Barry Island was one of the most cherished leisure spaces in twentieth-century south Wales, a playground of generations of working-class day-trippers.
Andy Croll’s book Barry Island: The Making of a Seaside Playground considers its rise as a seaside resort and reveals a history that is much more complex, lengthy and important than has previously been recognized. As conventionally told, the story of the Island as tourist resort begins in the 1890s when the railway arrived in Barry.
In fact, it was functioning as a watering place by the 1790s. Yet decades of tourism produced no sweeping changes. Barry remained a district of ‘bathing villages’ and hamlets, not a developed urban resort.
As such its history challenges us to rethink the category of ‘seaside resort’ and forces us re-evaluate Wales’s contribution to British coastal tourism in the ‘long nineteenth century’. It also underlines the importance of visitor agency. Powerful landowners shaped much of the Island’s development, but, ultimately, it was the working-class visitors who turned it into south Wales’s most beloved tripper resorts.
Responding in 1960 to the prospect of French nuclear tests in the Algerian Sahara, the leader of postcolonial Ghana, Kwame Nkrumah, forewarned of a “new nuclear imperialism”. The exploitation of foreign lands for uranium mining and the legacies of nuclear testing has ensured the ongoing relevance of Nkrumah’s words. It is the subject of USW historian Chris Hill’s work.
His research explores how the pursuit of nuclear power by Britain was enmeshed in empire. He is concerned not only with the structural connection between empire and nuclear power – the resources and sites that the British used to procure uranium or test weapons – but with imperialism as a knowledge system by which the British nuclear programme was operationalised.
British nuclear ambition therefore provides a window into imperial thinking about diplomacy, ecology and race at the end of empire.
Research on the history and social anthropology of pilgrimage by USW Professor Emerita Maddy Gray has led to the development of the Cistercian Way, a round-Wales heritage route linking Cistercian abbeys and other historical sites.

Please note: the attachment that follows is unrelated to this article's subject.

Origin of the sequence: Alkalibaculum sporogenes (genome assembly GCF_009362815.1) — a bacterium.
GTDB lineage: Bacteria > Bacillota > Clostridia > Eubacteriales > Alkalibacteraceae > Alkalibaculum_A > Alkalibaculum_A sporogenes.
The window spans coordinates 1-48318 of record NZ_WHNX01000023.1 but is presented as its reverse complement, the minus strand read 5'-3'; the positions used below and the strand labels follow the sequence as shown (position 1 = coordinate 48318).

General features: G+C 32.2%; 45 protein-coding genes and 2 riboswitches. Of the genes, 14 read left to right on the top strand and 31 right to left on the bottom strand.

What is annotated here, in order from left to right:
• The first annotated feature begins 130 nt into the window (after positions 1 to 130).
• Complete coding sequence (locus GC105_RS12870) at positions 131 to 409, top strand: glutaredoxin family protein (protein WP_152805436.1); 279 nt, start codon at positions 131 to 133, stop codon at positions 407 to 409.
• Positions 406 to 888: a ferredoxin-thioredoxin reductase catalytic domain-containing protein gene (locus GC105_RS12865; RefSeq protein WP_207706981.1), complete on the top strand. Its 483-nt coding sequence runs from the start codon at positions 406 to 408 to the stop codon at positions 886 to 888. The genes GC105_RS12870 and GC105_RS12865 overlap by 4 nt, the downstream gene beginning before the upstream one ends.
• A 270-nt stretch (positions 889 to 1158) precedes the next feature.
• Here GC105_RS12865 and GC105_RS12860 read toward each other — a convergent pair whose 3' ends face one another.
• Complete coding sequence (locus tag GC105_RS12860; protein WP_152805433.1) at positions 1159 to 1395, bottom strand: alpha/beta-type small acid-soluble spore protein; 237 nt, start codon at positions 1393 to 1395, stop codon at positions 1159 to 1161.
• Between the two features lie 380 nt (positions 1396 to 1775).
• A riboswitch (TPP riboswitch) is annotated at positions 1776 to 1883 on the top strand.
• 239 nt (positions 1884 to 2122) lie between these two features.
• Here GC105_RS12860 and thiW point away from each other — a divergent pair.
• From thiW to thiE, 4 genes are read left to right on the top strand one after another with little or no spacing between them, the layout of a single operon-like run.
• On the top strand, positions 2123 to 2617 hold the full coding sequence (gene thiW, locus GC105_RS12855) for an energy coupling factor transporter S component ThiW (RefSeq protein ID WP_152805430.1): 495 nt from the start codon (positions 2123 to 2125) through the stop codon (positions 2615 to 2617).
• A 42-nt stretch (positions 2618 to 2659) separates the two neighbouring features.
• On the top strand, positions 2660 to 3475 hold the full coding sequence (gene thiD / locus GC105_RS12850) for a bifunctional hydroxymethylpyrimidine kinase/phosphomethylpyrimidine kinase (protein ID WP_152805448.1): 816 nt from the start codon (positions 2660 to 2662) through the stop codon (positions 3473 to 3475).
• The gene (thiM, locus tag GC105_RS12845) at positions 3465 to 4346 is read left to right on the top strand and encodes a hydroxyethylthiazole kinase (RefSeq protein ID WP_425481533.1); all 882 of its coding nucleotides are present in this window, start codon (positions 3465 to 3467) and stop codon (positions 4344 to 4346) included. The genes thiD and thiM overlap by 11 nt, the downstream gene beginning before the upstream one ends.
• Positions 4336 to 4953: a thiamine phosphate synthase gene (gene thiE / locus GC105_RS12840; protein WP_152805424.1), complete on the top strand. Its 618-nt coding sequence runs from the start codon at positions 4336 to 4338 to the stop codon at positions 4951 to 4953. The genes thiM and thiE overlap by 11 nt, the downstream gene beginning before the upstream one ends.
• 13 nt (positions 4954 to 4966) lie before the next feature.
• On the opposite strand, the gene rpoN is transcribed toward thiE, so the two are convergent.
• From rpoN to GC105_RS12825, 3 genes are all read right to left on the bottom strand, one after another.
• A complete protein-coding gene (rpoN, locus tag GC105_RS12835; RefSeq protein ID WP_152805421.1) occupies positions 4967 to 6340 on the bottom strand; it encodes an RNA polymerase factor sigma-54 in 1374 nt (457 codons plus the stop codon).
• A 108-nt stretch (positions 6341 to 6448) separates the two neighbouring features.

The Cistercian Way is now recognised by Welsh Government, walking groups such as the Ramblers, and walking tourism providers, having received funding from Welsh Government for way-marking and a website.
Both are projects of the Ireland Wales 2014-2020 European Territorial Co-operation (ETC) programme.
USW historian Chris Evans and Uppsala University’s Göran Rydén won the Best Article Prize 2019 of the Forum on European Expansion and Global Interaction for their article ‘”Voyage iron”: an Atlantic slave trade currency, its European origins, and West African impact’, which appeared in Past & Present in 2018.
In this blog piece they explain how they went about their research: ‘Voyage Iron: An Archival Odyssey Twenty Years in the Making'.
USW historian Chris Evans works on the relationship between Atlantic slavery and industrial development in Europe. One of his findings, first reported upon in Slave Wales: The Welsh and Atlantic Slavery, 1660-1850 (2010), was that Welsh woollens played a major role in the slave Atlantic.
These fabrics, known as 'Welsh Plains’, were used in the procurement and maintenance of enslaved workers. Using material in British and US archives, Evans was able to demonstrate how Welsh Plains were (i) traded for captives on the Guinea coast, and (ii), more importantly, sold in large volumes to planters in the Caribbean and North America to be used for slaves’ clothing.
Chris Evans is working with a community research project, From Sheep to Sugar: Welsh Wool and Slavery, which is supported by the National Heritage Lottery Fund, to understand how rural spinners and weavers in mid-Wales become embroiled in Atlantic slavery.